Shazam: The Monster Society of Evil
Reviewed: June 17, 2009
By: written and illustrated by Jeff Smith
Publisher: DC Comics
240 pages, $36.99
Superman was the first multi-powered hero. A lot of the others which followed
had one particular power: strength, speed, vision, the ability to fly. Supes
had it all and National Periodical Publications, as DC was then known owned
Fawcett publications wanted a piece of that action, so they had their people
come up with Captain Marvel, the transformed version of a little boy whose powers
included most of Superman's. The biggest differences would be the transformation
from child to adult and the origin of his powers.
Superman had a quasi-scientific origin story - the last alien survivor of a
doomed planet. Billy Batson, on the other hand, got his powers by saying a magic
word - SHAZAM! - and taking on the abilities of a mixed pantheon of heroes:
Solomon for wisdom, Hercules for strength, Atlas for stamina, Zeus for power,
Achilles for courage, Mercury for speed. The change was accompanied by a flash
of mystic lightning which signals Billy's metamorphosis into a fully grown adult
with an adult, though somewhat naive, personality.
For a time, the Big Red Cheese, as he was sometimes known, was more popular
than the Big Blue Boy scout. That led to lawsuits and DC shutting down the Fawcett
operation. Decades later, DC bought out Fawcett and wanted to revive the character,
but could not call the book that because Marvel comics had copyright control
over the name, used my them to describe another alien ( called Mar-Vell) living
on Earth who happened to trade atoms regularly with a teenage boy - stop me
if this sounds familiar - by clanging two metal armbands together and causing
a lightning bolt to appear.
So DC called the new book Shazam instead, even though they could still call
the character Captain Marvel.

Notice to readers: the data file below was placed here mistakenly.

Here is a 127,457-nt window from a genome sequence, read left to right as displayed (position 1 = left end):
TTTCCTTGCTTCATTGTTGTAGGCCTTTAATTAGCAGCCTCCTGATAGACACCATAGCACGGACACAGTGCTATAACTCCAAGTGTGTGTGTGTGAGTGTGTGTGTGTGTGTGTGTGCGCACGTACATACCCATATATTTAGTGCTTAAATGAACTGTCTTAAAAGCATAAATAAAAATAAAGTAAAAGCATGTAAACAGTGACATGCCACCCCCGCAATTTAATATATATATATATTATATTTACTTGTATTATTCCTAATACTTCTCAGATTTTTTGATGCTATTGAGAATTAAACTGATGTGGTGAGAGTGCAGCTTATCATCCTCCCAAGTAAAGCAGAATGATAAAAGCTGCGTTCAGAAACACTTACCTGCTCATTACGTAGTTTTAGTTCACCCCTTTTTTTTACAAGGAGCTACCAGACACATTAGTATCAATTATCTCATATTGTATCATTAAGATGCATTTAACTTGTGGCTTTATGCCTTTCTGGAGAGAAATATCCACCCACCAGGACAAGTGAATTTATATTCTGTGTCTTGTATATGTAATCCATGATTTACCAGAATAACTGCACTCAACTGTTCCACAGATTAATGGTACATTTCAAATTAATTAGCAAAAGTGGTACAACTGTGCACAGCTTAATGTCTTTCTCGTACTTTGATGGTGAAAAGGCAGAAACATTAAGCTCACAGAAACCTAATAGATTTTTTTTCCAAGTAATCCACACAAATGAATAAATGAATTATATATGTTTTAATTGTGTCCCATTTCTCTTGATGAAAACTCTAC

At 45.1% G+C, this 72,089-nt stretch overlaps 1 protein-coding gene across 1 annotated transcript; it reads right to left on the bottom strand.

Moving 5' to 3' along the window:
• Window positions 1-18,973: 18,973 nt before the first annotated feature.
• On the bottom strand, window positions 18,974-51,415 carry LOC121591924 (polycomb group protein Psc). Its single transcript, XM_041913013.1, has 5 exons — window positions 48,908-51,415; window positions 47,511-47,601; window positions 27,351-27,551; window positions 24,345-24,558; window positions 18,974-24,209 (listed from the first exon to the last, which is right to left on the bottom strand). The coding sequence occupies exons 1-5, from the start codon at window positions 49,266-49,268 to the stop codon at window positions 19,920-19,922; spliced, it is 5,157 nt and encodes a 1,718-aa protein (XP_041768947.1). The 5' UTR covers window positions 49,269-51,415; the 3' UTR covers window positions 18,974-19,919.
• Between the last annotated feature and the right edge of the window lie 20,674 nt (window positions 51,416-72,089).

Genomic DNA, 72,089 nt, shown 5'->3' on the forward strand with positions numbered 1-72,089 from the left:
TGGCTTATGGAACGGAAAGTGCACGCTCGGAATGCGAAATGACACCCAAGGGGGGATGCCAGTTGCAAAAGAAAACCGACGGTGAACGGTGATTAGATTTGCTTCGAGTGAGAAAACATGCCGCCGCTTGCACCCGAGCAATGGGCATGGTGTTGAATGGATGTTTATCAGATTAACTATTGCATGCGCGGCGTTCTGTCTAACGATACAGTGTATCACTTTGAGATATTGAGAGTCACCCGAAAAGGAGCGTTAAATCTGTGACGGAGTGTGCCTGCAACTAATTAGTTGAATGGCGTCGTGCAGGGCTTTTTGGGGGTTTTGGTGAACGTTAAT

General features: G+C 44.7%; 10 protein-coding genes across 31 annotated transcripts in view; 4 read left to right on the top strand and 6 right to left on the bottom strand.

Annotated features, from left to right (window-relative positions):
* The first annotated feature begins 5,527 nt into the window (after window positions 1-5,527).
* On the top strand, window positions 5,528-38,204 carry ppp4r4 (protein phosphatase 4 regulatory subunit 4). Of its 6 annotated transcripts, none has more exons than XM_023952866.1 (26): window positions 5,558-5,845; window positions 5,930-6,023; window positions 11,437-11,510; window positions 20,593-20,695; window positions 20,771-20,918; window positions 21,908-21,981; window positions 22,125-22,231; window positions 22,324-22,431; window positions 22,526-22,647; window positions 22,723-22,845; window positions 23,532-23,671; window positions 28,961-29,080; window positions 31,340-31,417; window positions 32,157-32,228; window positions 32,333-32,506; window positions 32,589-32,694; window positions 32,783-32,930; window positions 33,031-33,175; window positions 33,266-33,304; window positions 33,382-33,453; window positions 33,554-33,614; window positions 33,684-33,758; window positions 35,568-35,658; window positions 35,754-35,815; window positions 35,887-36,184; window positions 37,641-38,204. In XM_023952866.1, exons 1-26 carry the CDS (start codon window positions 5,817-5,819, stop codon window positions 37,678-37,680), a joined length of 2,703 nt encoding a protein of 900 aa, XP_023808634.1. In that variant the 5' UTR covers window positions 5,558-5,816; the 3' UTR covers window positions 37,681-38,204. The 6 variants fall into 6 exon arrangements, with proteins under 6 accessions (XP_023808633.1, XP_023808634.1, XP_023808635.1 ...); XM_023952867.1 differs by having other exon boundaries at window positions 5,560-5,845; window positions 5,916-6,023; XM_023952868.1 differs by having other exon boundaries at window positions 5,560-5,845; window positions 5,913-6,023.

There have been several revivals of this book, some hearkening back to the tone
of the 1930s and 40s, others painting a darker character more in line with the
90s. The Captain was always a bit more cartoonish than Superman originally,
and some revivals reflected that, while others strove to be more realistic.
The best of the latter breed was probably Jerry Ordway's graphic novel of about
a decade ago.
Jeff Smith, who is best known as the creator of the award winning fantasy saga,
Bone, has gone in the other direction, returning Billy and the Captain to the
origin story created by Otto Binder and C.C. Beck.
In his notes at the end of the book, which originally appeared as a four issue
mini-series of double sized issues, Smith says he started with the notion that
the the story of the Captain was really like the story of Aladdin in a lot of
ways, only in this case the boy sort of became the genie for a time.
Billy is an orphan who lives by his wits on the street and makes his home in
an abandoned tenement building where he faces a lot of threats from low-life
bullies. It is while escaping from some of them that he finds his way to a mysterious
subway tunnel beneath the city and, boarding a marvelous train, is transported
to a mystic cavern where the wizard Shazam gives him his magic word and triggers
his first transformation.
This is a story about origins, about learning the limits of power, about finding
family (for Billy has a sister he didn't know he had) and about learning how
to battle evil effectively.
Evil comes, not in the form of some super powered bruiser, but in the more subtle
form of Dr. Sivana, a wizened dwarf of a man who is nevertheless a genius. There
is also a giant alien called Mr. Mind, but he turns out to be a bit of a surprise
Smith gives us this story with a lot of humour, which has been notably absent
from most comic books ever since Alan Moore and Dave Gibbons created Watchmen
back in the 1980s. While Smith's work is a fine piece of graphic art and cracking
good story, it is also a comic book or, as we used to call 'em, a funny book.
This one of those rare graphic novels that can be enjoyed by kids of all ages.
If you prefer a more realistic looking version of the Captain, he's been turning
up in the Justice League of America and the Justice Society. The more cartoony
version is also available in a version produced specifically for younger readers.